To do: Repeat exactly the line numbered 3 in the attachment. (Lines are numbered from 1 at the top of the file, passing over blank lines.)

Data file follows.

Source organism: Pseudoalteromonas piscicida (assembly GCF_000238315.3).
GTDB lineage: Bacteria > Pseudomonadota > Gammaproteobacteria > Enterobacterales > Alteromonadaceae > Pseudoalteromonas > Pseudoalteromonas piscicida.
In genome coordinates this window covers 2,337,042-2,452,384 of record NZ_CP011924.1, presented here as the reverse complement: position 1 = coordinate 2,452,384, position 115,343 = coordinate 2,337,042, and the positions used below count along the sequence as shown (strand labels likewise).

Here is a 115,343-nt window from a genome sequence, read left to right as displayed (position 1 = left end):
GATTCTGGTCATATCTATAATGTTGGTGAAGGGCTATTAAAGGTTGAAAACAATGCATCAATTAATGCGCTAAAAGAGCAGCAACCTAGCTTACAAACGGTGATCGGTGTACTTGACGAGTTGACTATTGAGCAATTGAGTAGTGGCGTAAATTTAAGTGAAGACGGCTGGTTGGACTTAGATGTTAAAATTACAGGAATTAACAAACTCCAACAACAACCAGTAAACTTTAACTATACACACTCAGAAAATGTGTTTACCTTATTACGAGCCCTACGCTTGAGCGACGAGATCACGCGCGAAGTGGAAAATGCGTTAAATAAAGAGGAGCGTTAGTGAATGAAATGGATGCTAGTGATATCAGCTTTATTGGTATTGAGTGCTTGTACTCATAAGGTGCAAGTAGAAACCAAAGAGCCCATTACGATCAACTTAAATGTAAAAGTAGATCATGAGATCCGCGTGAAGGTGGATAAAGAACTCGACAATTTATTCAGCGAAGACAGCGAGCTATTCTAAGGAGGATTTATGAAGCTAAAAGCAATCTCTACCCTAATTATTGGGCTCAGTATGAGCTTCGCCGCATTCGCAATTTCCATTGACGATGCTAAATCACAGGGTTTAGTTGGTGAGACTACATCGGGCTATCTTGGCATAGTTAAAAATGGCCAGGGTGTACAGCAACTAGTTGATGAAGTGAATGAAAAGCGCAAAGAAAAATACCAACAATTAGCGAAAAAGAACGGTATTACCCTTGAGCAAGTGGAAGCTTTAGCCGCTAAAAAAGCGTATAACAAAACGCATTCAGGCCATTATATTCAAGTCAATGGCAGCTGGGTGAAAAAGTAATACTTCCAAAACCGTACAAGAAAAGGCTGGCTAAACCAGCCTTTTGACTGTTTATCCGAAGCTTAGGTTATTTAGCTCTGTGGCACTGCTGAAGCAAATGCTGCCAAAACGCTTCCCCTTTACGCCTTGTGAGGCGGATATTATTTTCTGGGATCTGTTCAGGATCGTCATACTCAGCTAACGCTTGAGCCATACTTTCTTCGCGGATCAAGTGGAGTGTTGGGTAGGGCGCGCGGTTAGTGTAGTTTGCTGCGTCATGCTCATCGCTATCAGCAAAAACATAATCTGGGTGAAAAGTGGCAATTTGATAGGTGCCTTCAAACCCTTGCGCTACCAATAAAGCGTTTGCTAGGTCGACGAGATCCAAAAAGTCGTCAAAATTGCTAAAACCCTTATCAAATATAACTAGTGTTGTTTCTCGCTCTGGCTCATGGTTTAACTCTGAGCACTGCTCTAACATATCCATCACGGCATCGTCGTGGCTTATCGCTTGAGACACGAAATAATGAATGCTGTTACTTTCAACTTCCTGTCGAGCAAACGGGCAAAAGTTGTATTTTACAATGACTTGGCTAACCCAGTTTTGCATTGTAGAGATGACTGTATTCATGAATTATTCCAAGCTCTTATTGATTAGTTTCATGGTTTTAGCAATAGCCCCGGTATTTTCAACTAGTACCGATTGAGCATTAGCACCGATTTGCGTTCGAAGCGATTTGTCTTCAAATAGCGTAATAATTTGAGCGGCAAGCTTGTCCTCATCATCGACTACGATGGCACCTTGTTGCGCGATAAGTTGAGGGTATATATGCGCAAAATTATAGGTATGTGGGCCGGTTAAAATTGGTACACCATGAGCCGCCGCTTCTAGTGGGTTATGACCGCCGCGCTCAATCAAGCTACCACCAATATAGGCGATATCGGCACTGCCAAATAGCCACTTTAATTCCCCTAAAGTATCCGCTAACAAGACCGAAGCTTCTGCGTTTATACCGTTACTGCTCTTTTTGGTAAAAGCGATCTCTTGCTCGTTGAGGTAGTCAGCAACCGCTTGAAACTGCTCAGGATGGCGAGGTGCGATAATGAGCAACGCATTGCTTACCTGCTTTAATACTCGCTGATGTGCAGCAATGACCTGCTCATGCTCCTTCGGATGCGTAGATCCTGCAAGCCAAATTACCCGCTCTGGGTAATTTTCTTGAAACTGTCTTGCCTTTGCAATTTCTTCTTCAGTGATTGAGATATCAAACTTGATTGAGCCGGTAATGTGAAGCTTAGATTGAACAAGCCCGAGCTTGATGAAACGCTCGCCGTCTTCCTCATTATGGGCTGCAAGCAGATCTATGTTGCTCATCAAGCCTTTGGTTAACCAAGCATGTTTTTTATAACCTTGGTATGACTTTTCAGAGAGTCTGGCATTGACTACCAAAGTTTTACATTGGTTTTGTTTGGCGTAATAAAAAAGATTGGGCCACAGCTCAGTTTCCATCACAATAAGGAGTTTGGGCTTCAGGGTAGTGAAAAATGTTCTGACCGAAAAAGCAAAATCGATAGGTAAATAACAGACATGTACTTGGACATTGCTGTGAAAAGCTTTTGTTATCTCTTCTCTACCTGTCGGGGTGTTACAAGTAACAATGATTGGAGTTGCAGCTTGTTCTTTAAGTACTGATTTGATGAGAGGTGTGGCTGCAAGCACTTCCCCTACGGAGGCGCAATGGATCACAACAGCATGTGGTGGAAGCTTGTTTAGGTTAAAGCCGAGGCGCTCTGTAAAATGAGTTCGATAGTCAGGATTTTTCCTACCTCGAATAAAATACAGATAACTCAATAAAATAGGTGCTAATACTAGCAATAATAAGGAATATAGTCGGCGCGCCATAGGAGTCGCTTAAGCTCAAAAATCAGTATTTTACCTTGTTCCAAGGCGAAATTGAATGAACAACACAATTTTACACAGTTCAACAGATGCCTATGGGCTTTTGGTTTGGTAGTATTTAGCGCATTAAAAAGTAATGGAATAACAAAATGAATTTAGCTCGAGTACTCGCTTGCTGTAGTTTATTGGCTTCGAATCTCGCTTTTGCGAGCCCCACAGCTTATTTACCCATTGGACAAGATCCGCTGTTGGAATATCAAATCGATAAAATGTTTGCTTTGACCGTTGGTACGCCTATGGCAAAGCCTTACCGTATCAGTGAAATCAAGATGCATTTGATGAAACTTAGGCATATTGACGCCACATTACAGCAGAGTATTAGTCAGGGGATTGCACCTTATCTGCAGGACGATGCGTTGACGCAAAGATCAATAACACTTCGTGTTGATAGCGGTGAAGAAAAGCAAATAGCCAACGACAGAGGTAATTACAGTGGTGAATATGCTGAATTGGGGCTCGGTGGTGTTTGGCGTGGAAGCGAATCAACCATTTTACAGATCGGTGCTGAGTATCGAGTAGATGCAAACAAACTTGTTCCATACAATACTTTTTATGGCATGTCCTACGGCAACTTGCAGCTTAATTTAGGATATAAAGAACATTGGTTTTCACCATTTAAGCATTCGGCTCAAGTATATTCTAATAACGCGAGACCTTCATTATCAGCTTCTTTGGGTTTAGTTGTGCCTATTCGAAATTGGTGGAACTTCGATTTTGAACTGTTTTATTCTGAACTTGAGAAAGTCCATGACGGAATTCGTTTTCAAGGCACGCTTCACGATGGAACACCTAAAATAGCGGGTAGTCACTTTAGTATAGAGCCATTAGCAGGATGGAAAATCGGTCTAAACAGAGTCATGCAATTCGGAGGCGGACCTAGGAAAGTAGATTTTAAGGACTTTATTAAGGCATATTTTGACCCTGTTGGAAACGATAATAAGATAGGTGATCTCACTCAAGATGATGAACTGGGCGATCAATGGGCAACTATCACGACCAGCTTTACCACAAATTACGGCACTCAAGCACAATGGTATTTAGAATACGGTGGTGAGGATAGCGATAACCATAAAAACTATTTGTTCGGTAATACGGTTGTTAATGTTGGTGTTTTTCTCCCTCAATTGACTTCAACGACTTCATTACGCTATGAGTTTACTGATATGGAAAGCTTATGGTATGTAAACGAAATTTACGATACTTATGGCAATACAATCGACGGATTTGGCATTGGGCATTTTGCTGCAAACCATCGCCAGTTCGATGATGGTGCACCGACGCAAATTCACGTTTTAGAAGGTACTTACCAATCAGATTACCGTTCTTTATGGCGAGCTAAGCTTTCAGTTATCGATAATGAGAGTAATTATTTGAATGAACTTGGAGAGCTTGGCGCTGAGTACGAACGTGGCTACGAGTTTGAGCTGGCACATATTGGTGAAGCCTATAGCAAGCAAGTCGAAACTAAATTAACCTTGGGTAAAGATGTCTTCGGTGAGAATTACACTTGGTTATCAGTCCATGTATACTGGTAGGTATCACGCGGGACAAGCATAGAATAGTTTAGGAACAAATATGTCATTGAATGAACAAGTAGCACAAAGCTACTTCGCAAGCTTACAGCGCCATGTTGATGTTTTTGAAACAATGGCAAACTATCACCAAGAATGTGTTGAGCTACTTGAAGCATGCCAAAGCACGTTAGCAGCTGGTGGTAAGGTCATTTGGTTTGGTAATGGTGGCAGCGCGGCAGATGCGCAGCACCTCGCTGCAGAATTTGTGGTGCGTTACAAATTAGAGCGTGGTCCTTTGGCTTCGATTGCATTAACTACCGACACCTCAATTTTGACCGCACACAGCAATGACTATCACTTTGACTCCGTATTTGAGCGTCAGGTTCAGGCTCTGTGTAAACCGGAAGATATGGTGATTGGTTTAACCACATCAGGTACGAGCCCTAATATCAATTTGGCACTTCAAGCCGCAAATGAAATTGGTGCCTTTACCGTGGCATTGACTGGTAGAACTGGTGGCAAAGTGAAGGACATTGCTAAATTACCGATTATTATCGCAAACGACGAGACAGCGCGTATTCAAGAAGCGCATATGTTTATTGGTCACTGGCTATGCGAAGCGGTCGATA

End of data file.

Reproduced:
In genome coordinates this window covers 2,337,042-2,452,384 of record NZ_CP011924.1, presented here as the reverse complement: position 1 = coordinate 2,452,384, position 115,343 = coordinate 2,337,042, and the positions used below count along the sequence as shown (strand labels likewise).